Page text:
For many of you this will be meaningless techno babble, but for one (maybe two) it might be of interest -- the FCC just issues an order fully approving Class B AIS devices and dealt with side issues like frequency allocation.
Why you might ask is this significant?
As you know, the Automatic Identification System (AIS) was developed to allow ships and coastal stations to accurately locate and identify one another. An AIS transceiver uses VHF radio and GPS technology to communicate with other nearby ships. Vessels broadcasts include: their location; speed; course; vessel type; and other elements of safety critical data. AIS is clearly the most significant development in navigation safety since the introduction of radar.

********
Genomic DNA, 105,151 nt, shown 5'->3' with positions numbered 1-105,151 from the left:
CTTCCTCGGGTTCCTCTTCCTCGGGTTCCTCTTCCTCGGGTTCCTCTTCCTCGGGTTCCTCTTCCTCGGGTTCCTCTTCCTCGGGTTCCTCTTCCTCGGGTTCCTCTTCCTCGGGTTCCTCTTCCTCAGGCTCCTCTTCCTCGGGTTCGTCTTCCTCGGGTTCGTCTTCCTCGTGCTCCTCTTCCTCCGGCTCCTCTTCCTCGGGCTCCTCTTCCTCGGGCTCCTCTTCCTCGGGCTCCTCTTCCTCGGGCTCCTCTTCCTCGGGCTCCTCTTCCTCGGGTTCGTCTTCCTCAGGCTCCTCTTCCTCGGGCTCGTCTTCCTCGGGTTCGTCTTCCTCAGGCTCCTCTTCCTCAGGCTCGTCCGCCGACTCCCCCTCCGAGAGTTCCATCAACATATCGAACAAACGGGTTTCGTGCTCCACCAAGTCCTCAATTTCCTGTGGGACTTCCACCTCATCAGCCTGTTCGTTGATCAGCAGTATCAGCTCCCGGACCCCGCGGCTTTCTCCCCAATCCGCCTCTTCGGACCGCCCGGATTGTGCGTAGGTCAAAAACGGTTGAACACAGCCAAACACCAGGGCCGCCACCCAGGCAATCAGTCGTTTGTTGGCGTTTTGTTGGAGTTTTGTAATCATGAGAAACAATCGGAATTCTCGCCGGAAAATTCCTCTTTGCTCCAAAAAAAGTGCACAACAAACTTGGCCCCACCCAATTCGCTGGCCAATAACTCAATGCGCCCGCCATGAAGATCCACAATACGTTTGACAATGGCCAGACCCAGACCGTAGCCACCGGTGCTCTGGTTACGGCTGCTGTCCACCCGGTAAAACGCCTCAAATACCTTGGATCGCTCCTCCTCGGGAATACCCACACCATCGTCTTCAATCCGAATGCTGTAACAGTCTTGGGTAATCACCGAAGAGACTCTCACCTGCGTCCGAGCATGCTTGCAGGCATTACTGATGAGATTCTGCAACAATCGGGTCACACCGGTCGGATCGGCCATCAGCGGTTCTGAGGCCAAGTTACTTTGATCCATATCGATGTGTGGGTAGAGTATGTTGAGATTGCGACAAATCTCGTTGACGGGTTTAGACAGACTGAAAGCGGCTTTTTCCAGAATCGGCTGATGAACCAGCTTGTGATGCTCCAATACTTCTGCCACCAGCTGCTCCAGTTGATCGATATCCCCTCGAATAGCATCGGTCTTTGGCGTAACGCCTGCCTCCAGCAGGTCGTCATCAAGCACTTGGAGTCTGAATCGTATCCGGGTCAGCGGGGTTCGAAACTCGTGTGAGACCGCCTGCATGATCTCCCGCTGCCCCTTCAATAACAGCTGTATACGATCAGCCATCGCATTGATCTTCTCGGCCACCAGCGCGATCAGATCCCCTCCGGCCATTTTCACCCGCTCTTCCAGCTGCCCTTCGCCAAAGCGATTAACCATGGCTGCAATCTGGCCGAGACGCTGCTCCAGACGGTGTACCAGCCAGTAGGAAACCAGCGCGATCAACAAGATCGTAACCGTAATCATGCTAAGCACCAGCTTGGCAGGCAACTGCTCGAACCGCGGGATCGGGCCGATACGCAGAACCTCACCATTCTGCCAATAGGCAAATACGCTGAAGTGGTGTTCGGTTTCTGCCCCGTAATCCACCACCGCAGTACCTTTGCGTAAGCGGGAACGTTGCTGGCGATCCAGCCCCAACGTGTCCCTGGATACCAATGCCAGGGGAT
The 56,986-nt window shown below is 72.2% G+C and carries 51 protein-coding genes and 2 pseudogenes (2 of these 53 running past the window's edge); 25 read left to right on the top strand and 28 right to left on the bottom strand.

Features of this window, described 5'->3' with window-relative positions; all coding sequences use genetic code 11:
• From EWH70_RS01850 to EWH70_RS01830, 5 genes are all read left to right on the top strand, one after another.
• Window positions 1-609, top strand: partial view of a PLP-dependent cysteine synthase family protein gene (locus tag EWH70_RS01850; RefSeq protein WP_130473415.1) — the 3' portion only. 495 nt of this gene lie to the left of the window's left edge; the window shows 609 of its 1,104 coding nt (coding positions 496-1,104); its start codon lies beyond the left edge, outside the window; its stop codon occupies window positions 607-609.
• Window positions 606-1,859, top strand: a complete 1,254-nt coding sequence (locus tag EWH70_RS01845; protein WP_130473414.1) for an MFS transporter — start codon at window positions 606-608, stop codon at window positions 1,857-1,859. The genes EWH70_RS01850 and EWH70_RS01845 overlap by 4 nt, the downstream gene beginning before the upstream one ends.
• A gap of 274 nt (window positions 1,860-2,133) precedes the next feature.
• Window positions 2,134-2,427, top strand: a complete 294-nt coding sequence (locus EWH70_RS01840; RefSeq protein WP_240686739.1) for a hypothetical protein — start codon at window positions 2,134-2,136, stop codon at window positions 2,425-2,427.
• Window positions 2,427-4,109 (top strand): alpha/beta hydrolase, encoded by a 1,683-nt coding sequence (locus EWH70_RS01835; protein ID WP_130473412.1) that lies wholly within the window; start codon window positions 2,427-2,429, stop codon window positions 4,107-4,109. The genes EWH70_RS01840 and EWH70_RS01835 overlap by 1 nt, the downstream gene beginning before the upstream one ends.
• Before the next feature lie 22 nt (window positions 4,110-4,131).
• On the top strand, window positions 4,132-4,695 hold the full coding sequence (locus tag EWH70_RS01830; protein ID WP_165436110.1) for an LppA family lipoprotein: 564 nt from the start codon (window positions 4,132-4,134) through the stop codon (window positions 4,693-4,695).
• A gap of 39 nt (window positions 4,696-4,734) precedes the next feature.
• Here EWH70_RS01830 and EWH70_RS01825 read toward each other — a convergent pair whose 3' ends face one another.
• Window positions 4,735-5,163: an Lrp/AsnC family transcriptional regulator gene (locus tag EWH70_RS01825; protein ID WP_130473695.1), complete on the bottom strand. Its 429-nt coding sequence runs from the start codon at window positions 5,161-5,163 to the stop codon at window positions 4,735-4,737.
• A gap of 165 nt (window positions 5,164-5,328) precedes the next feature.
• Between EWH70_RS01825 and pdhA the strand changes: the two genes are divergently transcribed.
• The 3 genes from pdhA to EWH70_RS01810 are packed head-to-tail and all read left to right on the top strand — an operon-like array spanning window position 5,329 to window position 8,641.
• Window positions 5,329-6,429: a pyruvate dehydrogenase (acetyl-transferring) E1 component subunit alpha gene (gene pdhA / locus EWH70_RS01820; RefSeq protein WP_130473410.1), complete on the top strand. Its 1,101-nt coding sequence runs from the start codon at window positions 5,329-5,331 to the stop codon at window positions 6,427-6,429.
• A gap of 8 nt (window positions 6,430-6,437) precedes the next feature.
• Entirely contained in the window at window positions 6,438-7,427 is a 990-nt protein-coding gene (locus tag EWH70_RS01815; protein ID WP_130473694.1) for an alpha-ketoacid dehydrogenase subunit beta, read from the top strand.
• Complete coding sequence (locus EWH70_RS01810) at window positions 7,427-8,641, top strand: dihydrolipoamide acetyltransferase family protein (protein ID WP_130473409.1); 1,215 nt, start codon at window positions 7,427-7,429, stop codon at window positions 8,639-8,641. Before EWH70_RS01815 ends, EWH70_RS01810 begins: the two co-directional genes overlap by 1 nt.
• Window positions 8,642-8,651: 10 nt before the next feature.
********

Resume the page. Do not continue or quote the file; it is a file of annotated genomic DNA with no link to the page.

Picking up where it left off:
Before this new ruling you had to purchase an expensive and cumbersome Class A commercial AIS transmitter to be able to broadcast your position. With this new rule you can now use a much less expensive (and less complicated) Class B device.